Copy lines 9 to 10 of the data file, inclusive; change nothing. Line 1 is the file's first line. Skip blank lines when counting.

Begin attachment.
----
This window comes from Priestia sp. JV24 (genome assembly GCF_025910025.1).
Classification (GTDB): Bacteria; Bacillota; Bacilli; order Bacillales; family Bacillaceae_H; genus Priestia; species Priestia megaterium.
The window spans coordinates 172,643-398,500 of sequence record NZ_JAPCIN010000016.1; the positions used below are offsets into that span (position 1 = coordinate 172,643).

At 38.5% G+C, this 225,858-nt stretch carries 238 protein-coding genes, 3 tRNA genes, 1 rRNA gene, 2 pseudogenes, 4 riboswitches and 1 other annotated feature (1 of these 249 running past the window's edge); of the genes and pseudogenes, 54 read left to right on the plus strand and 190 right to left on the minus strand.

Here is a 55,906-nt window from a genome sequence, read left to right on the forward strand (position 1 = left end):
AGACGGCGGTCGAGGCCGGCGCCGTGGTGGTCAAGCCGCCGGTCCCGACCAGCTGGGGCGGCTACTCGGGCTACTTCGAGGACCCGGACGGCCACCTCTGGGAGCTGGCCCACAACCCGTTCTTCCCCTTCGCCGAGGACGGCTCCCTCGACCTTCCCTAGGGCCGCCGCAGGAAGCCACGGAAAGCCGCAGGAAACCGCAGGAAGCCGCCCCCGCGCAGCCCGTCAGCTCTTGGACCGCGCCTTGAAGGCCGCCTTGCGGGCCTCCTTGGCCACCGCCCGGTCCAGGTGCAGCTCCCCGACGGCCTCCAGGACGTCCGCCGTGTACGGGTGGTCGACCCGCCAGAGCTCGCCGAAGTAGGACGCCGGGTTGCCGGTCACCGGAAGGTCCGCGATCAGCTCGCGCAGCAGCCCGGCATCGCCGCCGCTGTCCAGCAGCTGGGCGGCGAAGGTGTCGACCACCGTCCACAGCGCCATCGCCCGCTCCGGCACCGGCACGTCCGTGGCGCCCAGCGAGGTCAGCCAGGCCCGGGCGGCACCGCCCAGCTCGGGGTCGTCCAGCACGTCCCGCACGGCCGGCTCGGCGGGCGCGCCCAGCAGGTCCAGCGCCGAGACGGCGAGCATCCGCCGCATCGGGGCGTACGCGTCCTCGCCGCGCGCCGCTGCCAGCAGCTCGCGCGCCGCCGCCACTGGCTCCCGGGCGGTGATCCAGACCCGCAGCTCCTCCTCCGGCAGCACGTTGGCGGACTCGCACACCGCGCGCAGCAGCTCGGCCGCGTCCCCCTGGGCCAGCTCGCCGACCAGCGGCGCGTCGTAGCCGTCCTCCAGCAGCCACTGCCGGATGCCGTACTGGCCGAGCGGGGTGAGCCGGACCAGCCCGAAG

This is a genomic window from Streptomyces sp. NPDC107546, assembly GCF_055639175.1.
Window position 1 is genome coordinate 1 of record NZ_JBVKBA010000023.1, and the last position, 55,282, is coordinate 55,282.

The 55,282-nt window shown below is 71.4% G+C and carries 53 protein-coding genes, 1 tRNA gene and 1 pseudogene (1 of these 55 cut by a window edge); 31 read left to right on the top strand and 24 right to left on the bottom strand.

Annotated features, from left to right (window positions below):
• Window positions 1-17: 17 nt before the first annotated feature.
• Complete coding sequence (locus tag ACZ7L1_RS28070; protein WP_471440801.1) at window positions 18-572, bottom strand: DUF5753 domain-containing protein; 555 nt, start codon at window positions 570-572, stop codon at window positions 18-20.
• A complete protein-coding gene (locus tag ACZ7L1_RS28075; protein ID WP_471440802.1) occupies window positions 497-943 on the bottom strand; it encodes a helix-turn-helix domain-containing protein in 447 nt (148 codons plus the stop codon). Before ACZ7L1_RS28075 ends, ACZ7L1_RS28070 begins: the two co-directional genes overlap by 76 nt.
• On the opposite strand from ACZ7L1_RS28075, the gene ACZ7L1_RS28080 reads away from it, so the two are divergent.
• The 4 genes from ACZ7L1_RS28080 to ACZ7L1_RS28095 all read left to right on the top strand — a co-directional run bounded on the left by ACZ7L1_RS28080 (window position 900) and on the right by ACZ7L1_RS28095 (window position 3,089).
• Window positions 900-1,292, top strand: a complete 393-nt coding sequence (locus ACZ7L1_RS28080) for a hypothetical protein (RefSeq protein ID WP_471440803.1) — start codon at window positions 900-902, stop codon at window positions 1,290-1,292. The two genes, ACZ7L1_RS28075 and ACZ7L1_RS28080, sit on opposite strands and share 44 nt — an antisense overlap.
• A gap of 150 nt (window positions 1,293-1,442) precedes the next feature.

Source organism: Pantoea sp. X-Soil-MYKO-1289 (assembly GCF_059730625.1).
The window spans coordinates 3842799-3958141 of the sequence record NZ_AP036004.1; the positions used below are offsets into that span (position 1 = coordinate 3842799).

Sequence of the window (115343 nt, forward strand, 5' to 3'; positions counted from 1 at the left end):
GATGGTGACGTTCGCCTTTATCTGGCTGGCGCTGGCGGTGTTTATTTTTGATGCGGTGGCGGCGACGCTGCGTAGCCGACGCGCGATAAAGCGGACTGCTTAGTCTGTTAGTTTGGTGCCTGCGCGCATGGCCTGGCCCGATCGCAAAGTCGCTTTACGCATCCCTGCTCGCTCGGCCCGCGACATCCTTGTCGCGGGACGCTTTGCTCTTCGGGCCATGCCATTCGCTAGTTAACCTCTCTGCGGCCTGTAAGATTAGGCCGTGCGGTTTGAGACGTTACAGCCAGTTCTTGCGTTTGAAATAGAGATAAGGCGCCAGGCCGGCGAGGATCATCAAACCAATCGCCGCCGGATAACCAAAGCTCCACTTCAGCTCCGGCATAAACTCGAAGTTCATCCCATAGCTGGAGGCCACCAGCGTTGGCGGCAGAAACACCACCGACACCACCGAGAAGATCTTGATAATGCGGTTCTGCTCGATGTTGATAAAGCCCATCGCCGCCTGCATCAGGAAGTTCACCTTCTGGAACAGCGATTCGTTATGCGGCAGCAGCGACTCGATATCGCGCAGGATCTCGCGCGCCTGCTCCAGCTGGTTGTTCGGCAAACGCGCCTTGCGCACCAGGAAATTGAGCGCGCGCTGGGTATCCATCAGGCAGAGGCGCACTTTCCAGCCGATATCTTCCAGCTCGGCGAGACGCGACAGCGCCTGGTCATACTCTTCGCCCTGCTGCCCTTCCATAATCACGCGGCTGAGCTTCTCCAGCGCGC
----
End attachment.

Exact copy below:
The 55,282-nt window shown below is 71.4% G+C and carries 53 protein-coding genes, 1 tRNA gene and 1 pseudogene (1 of these 55 cut by a window edge); 31 read left to right on the top strand and 24 right to left on the bottom strand.

Annotated features, from left to right (window positions below):